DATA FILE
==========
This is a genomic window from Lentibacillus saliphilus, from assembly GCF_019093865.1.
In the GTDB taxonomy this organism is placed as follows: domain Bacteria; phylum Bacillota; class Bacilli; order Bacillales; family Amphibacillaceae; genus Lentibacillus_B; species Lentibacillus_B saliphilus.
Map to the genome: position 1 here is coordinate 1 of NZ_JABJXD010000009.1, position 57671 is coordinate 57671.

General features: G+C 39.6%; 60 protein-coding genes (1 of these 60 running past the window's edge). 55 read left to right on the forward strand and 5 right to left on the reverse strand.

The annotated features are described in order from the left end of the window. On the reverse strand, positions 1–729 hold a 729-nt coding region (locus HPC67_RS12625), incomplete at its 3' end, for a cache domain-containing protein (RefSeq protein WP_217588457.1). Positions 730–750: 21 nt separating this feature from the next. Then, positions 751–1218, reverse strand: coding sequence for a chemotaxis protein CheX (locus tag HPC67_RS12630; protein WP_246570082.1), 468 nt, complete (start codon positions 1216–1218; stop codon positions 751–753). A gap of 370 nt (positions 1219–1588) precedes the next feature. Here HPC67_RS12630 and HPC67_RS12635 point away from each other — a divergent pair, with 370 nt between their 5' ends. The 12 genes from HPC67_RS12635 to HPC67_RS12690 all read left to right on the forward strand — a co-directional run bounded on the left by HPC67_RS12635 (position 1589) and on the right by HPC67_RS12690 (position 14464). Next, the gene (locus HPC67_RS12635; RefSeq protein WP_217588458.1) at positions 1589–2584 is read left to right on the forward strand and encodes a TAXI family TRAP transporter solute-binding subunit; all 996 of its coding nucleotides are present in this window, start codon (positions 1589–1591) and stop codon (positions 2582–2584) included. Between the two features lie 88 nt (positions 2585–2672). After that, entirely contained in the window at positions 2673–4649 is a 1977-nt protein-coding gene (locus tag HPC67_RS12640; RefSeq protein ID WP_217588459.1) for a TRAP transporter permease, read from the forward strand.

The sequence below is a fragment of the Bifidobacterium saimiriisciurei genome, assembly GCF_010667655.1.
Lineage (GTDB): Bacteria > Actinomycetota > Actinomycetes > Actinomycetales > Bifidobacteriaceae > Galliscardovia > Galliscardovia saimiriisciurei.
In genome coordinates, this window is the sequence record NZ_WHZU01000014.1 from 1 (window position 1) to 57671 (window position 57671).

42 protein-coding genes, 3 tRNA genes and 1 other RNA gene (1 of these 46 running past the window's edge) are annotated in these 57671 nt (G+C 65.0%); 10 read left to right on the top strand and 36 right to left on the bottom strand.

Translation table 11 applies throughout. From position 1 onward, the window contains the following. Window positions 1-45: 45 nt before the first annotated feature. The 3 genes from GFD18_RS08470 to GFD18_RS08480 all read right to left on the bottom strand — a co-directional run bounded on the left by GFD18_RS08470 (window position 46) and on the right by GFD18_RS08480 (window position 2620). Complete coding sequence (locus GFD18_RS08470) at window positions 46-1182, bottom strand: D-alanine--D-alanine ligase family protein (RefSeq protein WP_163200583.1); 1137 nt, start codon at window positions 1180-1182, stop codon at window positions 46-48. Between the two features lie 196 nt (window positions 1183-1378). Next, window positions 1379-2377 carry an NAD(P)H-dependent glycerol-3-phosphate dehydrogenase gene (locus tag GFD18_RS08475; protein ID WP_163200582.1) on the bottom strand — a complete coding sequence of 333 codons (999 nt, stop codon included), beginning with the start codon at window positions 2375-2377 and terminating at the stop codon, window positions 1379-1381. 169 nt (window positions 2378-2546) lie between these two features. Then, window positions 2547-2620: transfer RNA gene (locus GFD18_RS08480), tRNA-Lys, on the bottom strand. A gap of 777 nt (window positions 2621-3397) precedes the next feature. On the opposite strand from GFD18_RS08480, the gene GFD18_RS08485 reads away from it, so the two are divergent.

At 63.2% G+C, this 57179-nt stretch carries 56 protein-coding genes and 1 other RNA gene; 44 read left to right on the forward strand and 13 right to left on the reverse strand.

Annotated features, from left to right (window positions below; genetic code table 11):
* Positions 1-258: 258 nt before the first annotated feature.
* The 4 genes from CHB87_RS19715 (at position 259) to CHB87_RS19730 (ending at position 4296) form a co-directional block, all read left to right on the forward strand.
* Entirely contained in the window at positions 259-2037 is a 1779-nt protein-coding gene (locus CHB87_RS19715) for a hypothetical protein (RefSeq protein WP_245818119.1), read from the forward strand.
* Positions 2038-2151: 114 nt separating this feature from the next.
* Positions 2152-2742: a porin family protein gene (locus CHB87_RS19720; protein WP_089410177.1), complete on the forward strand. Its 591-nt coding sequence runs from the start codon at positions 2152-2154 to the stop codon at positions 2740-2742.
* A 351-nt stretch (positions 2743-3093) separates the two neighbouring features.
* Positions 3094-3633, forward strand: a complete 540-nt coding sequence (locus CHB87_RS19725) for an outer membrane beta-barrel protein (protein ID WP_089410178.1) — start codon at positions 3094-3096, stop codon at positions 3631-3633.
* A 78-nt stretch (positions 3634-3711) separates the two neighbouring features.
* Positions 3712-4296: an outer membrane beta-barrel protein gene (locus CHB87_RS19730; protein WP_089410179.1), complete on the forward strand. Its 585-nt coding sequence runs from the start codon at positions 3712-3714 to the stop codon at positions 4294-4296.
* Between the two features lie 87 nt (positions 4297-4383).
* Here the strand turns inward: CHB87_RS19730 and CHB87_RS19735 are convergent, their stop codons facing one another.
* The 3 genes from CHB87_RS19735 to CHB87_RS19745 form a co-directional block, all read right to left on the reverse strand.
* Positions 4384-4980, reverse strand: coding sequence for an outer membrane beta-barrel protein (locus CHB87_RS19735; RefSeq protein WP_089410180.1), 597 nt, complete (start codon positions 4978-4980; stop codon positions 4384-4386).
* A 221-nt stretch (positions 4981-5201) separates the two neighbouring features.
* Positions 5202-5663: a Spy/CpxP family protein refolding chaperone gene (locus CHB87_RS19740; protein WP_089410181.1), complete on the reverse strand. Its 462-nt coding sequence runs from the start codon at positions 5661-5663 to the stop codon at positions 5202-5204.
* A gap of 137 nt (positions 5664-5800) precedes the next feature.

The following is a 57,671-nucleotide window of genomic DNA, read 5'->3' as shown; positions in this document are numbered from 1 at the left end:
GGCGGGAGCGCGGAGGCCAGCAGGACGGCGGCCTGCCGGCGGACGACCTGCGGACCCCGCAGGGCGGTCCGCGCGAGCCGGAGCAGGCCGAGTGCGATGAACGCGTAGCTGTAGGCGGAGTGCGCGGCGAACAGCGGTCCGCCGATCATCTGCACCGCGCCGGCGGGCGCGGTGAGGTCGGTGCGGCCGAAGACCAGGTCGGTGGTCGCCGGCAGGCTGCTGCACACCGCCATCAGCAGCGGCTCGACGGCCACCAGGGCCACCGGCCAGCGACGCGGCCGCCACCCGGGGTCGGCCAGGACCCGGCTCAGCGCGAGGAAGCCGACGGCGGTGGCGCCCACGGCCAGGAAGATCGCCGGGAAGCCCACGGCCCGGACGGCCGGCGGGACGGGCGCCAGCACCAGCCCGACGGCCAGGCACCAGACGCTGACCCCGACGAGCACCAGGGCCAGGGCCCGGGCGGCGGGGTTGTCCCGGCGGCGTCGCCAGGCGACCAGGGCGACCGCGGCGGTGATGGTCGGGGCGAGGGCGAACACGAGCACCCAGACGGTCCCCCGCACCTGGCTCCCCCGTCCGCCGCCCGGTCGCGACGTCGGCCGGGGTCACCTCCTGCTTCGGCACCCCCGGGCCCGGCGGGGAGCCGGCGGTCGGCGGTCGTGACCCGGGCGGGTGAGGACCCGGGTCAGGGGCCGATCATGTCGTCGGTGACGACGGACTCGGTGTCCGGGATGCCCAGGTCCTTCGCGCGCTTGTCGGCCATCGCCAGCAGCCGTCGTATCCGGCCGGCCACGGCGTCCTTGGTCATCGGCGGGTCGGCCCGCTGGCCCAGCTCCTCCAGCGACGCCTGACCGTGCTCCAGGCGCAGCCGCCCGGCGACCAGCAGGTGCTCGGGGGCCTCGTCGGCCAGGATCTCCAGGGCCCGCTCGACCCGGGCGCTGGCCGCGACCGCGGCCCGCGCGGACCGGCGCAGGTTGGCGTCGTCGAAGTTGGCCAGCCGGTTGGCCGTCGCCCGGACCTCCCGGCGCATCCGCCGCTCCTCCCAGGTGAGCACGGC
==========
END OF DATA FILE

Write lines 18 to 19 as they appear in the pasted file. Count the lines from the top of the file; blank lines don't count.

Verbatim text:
* A 351-nt stretch (positions 2743-3093) separates the two neighbouring features.
* Positions 3094-3633, forward strand: a complete 540-nt coding sequence (locus CHB87_RS19725) for an outer membrane beta-barrel protein (protein ID WP_089410178.1) — start codon at positions 3094-3096, stop codon at positions 3631-3633.